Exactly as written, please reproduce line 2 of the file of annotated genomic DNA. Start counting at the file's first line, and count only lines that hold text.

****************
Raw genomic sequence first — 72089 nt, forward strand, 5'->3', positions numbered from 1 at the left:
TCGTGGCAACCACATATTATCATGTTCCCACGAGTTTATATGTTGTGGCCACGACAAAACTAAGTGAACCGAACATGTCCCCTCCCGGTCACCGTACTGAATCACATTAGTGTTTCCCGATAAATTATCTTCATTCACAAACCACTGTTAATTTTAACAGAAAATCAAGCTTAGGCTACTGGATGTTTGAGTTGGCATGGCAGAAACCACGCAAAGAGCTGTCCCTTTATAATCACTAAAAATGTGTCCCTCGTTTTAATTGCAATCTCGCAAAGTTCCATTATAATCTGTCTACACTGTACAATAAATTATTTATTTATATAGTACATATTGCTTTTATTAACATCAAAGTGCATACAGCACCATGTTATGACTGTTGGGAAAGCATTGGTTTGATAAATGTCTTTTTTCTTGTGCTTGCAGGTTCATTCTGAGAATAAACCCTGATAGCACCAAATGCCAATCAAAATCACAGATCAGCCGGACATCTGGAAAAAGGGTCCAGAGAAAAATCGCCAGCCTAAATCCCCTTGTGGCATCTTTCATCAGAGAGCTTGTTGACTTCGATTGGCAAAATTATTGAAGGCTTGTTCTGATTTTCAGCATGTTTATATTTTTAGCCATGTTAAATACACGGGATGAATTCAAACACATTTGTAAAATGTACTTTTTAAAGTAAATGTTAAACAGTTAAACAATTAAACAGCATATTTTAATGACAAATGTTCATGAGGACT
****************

TCGTGGCAACCACATATTATCATGTTCCCACGAGTTTATATGTTGTGGCCACGACAAAACTAAGTGAACCGAACATGTCCCCTCCCGGTCACCGTACTGAATCACATTAGTGTTTCCCGATAAATTATCTTCATTCACAAACCACTGTTAATTTTAACAGAAAATCAAGCTTAGGCTACTGGATGTTTGAGTTGGCATGGCAGAAACCACGCAAAGAGCTGTCCCTTTATAATCACTAAAAATGTGTCCCTCGTTTTAATTGCAATCTCGCAAAGTTCCATTATAATCTGTCTACACTGTACAATAAATTATTTATTTATATAGTACATATTGCTTTTATTAACATCAAAGTGCATACAGCACCATGTTATGACTGTTGGGAAAGCATTGGTTTGATAAATGTCTTTTTTCTTGTGCTTGCAGGTTCATTCTGAGAATAAACCCTGATAGCACCAAATGCCAATCAAAATCACAGATCAGCCGGACATCTGGAAAAAGGGTCCAGAGAAAAATCGCCAGCCTAAATCCCCTTGTGGCATCTTTCATCAGAGAGCTTGTTGACTTCGATTGGCAAAATTATTGAAGGCTTGTTCTGATTTTCAGCATGTTTATATTTTTAGCCATGTTAAATACACGGGATGAATTCAAACACATTTGTAAAATGTACTTTTTAAAGTAAATGTTAAACAGTTAAACAATTAAACAGCATATTTTAATGACAAATGTTCATGAGGACT